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Vice defense ministers of S. Korea, Japan to hold rare talks

Vice defense ministerial meeting will be held in Seoul for first time in six years

Sept. 5, 2022 - 16:02 By Ji Da-gyum

South Korean and Japanese vice defense ministers will hold a rare in-person meeting this week in Seoul for the first time in six years and discuss long pending issues, including the radar lock-on dispute in 2018, and defense and security cooperation.

Japanese Vice Minister of Defense for International Affairs Masami Oka will visit Seoul to participate in the three-day Seoul Defense Dialogue 2022 which is set to begin on Tuesday.

South Korean Vice Defense Minister Shin Beom-chul will meet Oka on Wednesday afternoon on the sidelines of the annual international security forum.

The bilateral vice defense ministerial meeting will be held for the first time since September 2016. At that time, then-South Korean Vice Defense Minister Hwang In-moo held talks with then-Japanese Administrative Vice Minister of Defense Tetsuro Kuroe on the margins of the Seoul Defense Dialogue.

The Japanese high-level defense official’s rare visit to Seoul and participation in the South Korea-hosted international event comes as South Korea and Japan have sought to mend bilateral ties and overcome historical disputes.

Shin and Oka are expected to discuss ways to enhance defense and security cooperation between South Korea and Japan and other pending issues, South Korean military officials, who wished to remain anonymous, told The Korea Herald on Monday.

One of the agenda topics for discussion could be the 2018 radar lock-on dispute.

In December 2018, Japan accused South Korea's 3,200-metric-ton Gwanggaeto the Great destroyer of directing its fire-control radar at a Japanese military surveillance aircraft. But Seoul rejected the claim and said the destroyer was on a humanitarian operation to search and rescue a North Korean ship drifting into international waters of the East Sea.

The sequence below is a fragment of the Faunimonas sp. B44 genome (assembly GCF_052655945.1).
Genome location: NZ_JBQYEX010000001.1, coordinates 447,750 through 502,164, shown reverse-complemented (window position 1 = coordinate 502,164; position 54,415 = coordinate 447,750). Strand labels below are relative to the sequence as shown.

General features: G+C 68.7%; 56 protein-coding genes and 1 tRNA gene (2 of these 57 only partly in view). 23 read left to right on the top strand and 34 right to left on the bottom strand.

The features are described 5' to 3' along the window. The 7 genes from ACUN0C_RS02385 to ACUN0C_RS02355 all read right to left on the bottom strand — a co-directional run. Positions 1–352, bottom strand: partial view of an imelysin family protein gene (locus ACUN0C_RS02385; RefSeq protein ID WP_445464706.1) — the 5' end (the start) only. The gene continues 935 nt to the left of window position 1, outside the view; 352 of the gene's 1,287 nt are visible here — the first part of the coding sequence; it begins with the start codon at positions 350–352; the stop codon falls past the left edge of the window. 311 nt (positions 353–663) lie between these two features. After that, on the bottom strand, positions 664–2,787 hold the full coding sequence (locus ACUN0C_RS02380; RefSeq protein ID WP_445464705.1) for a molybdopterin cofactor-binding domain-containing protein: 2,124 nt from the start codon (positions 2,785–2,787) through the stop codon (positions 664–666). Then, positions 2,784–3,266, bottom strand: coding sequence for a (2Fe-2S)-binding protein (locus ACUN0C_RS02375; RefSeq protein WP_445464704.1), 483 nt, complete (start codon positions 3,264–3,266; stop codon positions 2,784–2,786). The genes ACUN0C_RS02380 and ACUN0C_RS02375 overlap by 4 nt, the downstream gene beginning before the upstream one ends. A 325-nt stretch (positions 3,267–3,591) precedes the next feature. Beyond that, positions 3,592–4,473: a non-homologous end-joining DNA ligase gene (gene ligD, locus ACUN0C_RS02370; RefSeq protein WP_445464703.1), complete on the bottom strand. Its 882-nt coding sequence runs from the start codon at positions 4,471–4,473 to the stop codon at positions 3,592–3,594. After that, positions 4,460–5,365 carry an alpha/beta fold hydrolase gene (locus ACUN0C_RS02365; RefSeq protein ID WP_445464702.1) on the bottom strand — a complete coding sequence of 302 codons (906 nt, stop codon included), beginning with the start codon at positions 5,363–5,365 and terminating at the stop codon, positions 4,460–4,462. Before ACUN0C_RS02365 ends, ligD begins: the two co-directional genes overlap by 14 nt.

The bilateral military and security cooperation has been largely suspended in the aftermath of the dispute.

The non-military trilateral exercises among South Korea, the United States and Japan such as the Search and Rescue Exercise, or SAREX, and anti-submarine training have also been stopped in the wake of the military dispute in 2018.

Shin also said the Defense Ministry is willing to seek a comprehensive solution to the lingering dispute in 2018 to improve relations with Japan and defense cooperation in his interview with Japan’s Mainichi Shimbun published on Friday. But at the same time, Shin clarified that Seoul’s official stance is the destroyer did not operate the targeting radar against a Japanese aircraft.

During the talks, the South Korean and Japanese vice defense ministers could discuss trilateral security cooperation among South Korea, the US and Japan as a means to counter North Korea’s missile and nuclear threats.

The meeting will serve as an opportunity for Seoul and Tokyo to “commit to enhancing defense and security cooperation rather than having an in-depth discussion” on a wide range of pending issues including the General Security of Military Information Agreement, better known as GSOMIA, one unnamed official told The Korea Herald.

The official went on to say that the meeting is expected to be held for around 20 or 30 minutes.

The vice-defense ministerial talks also notably come as the Yoon Suk-yeol government has been mulling over whether to attend Japan’s international fleet review scheduled for November.

South Korea’s Navy has been invited to participate in the event to be held to celebrate the 70th founding anniversary of Japan's Maritime Self-Defense Force, which is widely seen as a positive sign for bilateral relations.

In 2019, the Japanese government refused to invite South Korea to a fleet review amid worsening bilateral ties.

The Yoon government will finalize the decision in light of domestic and foreign policy factors, including the public sentiment against the Rising Sun Flag. The flag, which was formerly used by the Japanese Imperial Army, will be displayed by Japan’s Maritime Self-Defense Force at the fleet review.

Should South Korea decide to give an affirmative response to Japan, it will mark the first time that South Korean naval vessels will take part in the Japanese fleet review since 2015.